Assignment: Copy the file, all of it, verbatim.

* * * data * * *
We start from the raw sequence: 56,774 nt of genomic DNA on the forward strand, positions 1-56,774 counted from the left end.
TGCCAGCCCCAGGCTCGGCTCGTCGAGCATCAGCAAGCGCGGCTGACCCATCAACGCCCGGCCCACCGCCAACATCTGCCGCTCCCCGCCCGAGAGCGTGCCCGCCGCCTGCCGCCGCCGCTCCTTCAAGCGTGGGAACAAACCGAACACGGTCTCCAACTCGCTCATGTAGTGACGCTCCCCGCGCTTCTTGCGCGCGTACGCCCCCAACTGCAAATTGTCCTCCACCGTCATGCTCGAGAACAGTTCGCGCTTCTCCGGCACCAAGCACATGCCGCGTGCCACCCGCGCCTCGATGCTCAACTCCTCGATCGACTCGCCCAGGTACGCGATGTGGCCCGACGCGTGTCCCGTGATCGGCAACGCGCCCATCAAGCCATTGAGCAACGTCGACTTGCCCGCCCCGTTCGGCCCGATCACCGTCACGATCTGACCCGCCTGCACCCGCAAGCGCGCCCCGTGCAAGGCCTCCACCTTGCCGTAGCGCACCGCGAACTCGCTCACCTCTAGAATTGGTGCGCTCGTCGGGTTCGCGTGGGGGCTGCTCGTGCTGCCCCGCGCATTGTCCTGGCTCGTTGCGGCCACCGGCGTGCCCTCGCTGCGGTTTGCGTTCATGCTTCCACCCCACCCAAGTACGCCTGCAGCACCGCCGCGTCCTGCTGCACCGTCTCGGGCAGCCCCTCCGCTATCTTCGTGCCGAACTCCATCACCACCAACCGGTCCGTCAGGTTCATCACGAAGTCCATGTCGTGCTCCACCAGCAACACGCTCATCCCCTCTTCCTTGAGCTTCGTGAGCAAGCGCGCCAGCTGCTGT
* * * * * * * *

We start from the raw sequence: 56,774 nt of genomic DNA on the forward strand, positions 1-56,774 counted from the left end.
TGCCAGCCCCAGGCTCGGCTCGTCGAGCATCAGCAAGCGCGGCTGACCCATCAACGCCCGGCCCACCGCCAACATCTGCCGCTCCCCGCCCGAGAGCGTGCCCGCCGCCTGCCGCCGCCGCTCCTTCAAGCGTGGGAACAAACCGAACACGGTCTCCAACTCGCTCATGTAGTGACGCTCCCCGCGCTTCTTGCGCGCGTACGCCCCCAACTGCAAATTGTCCTCCACCGTCATGCTCGAGAACAGTTCGCGCTTCTCCGGCACCAAGCACATGCCGCGTGCCACCCGCGCCTCGATGCTCAACTCCTCGATCGACTCGCCCAGGTACGCGATGTGGCCCGACGCGTGTCCCGTGATCGGCAACGCGCCCATCAAGCCATTGAGCAACGTCGACTTGCCCGCCCCGTTCGGCCCGATCACCGTCACGATCTGACCCGCCTGCACCCGCAAGCGCGCCCCGTGCAAGGCCTCCACCTTGCCGTAGCGCACCGCGAACTCGCTCACCTCTAGAATTGGTGCGCTCGTCGGGTTCGCGTGGGGGCTGCTCGTGCTGCCCCGCGCATTGTCCTGGCTCGTTGCGGCCACCGGCGTGCCCTCGCTGCGGTTTGCGTTCATGCTTCCACCCCACCCAAGTACGCCTGCAGCACCGCCGCGTCCTGCTGCACCGTCTCGGGCAGCCCCTCCGCTATCTTCGTGCCGAACTCCATCACCACCAACCGGTCCGTCAGGTTCATCACGAAGTCCATGTCGTGCTCCACCAGCAACACGCTCATCCCCTCTTCCTTGAGCTTCGTGAGCAAGCGCGCCAGCTGCTGT